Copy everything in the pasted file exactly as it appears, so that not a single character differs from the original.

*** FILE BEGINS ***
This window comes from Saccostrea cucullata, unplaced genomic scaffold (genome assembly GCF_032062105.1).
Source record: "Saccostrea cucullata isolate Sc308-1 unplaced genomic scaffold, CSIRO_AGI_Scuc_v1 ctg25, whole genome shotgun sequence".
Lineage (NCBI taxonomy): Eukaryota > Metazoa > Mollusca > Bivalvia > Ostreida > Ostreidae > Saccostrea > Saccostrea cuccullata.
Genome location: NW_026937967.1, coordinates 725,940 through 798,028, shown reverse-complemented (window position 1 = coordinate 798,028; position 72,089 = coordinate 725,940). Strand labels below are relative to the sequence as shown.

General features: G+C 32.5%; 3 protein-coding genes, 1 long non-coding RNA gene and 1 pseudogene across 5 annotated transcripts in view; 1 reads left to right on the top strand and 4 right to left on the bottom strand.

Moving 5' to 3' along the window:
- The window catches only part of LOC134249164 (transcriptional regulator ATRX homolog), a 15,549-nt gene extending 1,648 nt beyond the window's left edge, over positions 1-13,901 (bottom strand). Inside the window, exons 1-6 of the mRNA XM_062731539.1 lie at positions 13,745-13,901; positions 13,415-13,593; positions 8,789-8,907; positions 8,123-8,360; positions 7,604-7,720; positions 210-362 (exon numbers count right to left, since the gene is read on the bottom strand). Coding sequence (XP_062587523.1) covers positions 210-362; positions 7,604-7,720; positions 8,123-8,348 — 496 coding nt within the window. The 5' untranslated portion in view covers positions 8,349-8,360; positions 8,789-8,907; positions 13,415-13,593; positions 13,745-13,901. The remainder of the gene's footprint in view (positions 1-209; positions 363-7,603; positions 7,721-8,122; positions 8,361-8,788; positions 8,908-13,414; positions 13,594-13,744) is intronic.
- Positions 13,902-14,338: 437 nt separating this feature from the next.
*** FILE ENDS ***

This window comes from Saccostrea cucullata, unplaced genomic scaffold (genome assembly GCF_032062105.1).
Source record: "Saccostrea cucullata isolate Sc308-1 unplaced genomic scaffold, CSIRO_AGI_Scuc_v1 ctg25, whole genome shotgun sequence".
Lineage (NCBI taxonomy): Eukaryota > Metazoa > Mollusca > Bivalvia > Ostreida > Ostreidae > Saccostrea > Saccostrea cuccullata.
Genome location: NW_026937967.1, coordinates 725,940 through 798,028, shown reverse-complemented (window position 1 = coordinate 798,028; position 72,089 = coordinate 725,940). Strand labels below are relative to the sequence as shown.

General features: G+C 32.5%; 3 protein-coding genes, 1 long non-coding RNA gene and 1 pseudogene across 5 annotated transcripts in view; 1 reads left to right on the top strand and 4 right to left on the bottom strand.

Moving 5' to 3' along the window:
- The window catches only part of LOC134249164 (transcriptional regulator ATRX homolog), a 15,549-nt gene extending 1,648 nt beyond the window's left edge, over positions 1-13,901 (bottom strand). Inside the window, exons 1-6 of the mRNA XM_062731539.1 lie at positions 13,745-13,901; positions 13,415-13,593; positions 8,789-8,907; positions 8,123-8,360; positions 7,604-7,720; positions 210-362 (exon numbers count right to left, since the gene is read on the bottom strand). Coding sequence (XP_062587523.1) covers positions 210-362; positions 7,604-7,720; positions 8,123-8,348 — 496 coding nt within the window. The 5' untranslated portion in view covers positions 8,349-8,360; positions 8,789-8,907; positions 13,415-13,593; positions 13,745-13,901. The remainder of the gene's footprint in view (positions 1-209; positions 363-7,603; positions 7,721-8,122; positions 8,361-8,788; positions 8,908-13,414; positions 13,594-13,744) is intronic.
- Positions 13,902-14,338: 437 nt separating this feature from the next.